Freshwater lens thickness at Pearl Harbor

  • 1878: 1,599 ft (estimate)
  • 1951: 1,025 ft
  • 2003: 615 ft
  • 2015: 677 ft

That the aquifers are lower than before they were tapped is to be expected, says Lenore Ohye, hydrologic planning program manager for the state water commission. “You have to accept that the aquifer will shrink if you allow withdrawals.” The trick, Ohye says, is to find a “sustainable yield:” a withdrawal level where groundwater equilibrium is preserved and what’s going out won’t decrease the aquifer levels further.

Source: Water levels derived from Hawaii Business research based on above-ground freshwater head levels across time.


whosusingitSomething We Get Cheap

Many of Hawaiʻi’s liquids cost the Earth: Our milk and gasoline prices are some of the most expensive in the nation. Good news on water, though: Hawaiʻi gets some of America’s best water for prices that are low compared to many of the municipalities surveyed.

Estimated monthly charge for 10,000 gallons

  • Atlanta: $89.06
  • Baltimore: $85.93
  • San Francisco: $78.02
  • Portland: $77.21
  • Los Angeles: $63.17
  • Kauaʻi County: $59.50
  • Austin: $58.09
  • Maui County: $48.50
  • Boston: $45.41
  • Honolulu County: $44.50
  • Dallas: $34.47
  • Hawaiʻi County: $33.70
  • Denver: $33.38
  • Seattle: $27.95

Source: Honolulu Board of Water Supply, 2014 data.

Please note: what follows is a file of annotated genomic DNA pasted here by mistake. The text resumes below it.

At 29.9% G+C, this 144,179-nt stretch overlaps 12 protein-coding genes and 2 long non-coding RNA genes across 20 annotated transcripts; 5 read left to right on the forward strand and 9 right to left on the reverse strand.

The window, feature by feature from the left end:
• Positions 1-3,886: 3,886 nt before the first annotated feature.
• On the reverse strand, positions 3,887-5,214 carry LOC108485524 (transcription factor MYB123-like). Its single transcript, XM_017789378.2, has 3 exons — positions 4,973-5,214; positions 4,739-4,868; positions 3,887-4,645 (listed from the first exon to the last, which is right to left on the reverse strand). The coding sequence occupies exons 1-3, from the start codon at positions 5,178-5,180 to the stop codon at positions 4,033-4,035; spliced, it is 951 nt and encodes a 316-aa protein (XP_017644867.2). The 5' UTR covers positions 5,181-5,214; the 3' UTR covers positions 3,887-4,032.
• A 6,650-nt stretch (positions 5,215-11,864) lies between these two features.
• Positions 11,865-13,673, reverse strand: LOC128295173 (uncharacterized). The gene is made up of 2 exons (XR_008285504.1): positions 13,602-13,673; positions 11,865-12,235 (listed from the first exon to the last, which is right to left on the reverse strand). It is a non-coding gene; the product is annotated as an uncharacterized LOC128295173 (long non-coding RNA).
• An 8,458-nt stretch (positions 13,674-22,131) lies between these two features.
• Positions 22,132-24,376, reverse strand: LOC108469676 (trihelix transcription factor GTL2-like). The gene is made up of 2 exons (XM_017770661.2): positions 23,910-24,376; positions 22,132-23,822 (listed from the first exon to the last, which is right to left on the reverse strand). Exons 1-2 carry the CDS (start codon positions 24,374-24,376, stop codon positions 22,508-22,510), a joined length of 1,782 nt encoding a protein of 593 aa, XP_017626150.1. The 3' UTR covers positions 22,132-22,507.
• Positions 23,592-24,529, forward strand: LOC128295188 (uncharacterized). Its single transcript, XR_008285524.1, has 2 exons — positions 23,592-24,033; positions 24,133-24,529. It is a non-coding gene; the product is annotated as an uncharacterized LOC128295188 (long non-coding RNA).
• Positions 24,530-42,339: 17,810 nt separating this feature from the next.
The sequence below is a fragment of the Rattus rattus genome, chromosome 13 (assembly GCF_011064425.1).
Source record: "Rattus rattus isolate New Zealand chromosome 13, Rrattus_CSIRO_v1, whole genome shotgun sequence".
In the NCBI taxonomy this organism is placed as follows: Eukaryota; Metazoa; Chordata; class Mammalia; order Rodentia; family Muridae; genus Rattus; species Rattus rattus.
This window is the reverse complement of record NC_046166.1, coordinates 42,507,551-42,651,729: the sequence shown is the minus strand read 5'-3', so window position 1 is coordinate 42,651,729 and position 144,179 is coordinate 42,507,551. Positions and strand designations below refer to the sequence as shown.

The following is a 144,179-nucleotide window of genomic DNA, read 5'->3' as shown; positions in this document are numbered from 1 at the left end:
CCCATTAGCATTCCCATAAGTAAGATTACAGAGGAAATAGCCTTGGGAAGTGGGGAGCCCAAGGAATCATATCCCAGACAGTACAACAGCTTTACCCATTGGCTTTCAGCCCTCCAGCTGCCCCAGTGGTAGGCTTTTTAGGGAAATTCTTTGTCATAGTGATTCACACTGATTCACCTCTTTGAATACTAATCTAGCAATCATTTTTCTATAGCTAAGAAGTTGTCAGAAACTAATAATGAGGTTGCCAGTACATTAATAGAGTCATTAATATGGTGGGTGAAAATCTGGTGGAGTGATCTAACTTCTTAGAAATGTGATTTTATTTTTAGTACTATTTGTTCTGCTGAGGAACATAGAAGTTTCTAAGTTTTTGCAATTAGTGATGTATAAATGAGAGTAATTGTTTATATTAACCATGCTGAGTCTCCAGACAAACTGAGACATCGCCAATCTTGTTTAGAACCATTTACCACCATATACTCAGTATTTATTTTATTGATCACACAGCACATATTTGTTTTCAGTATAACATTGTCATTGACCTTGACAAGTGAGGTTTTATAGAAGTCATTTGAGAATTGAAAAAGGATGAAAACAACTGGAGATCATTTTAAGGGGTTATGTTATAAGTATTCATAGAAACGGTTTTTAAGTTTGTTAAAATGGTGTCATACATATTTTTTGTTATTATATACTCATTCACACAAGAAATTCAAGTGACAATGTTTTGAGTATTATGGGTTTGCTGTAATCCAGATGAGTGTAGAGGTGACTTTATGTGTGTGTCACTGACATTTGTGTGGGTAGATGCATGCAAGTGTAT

It Was Too Cheap

Honolulu’s water prices are reasonable, but they were too low before a 70-percent rise in potable water rates began in 2011. Why the increase? The Honolulu Board of Water Supply says that at pre-2011 prices, it was cheaper for customers to let leaks run than to go through the hassle of fixing them – and that was bad for the water supply.


The Big Disrupter: Climate Change

We’ve learned how to limit our water use and regulate our aquifers. If our current conditions stayed constant, we’d have a pretty sweet deal: enough water, effectively forever.

But Hawaiʻi’s population is growing, slowly but surely – and climate change is coming. Weather patterns are already transforming, as we wrote about in our December 2014 issue: For Oʻahu, total rainfall is going down, base stream flow is down and temperatures are up, evapotranspiration is increasing (water that evaporates or is released by plants), and absorption is very likely falling.

For the state water commission, which controls water permitting, “the huge issue is climate change,” says Lenore Ohye. No one knows for sure how much water will be flowing into Oʻahu’s aquifers in the future, she continues, but “it sounds like there’s going to be less.”

Climate change creates a lot to worry about, but not regarding rising sea levels affecting Oʻahu’s water, says Usagawa of the Board of Water Supply. Even if Waikīkī is underwater, the Island’s shield of caprock would likely protect the freshwater lens from inundation.


Other Risks to the Water System: Contamination

Having our freshwater supply stored beneath our feet comes with risks.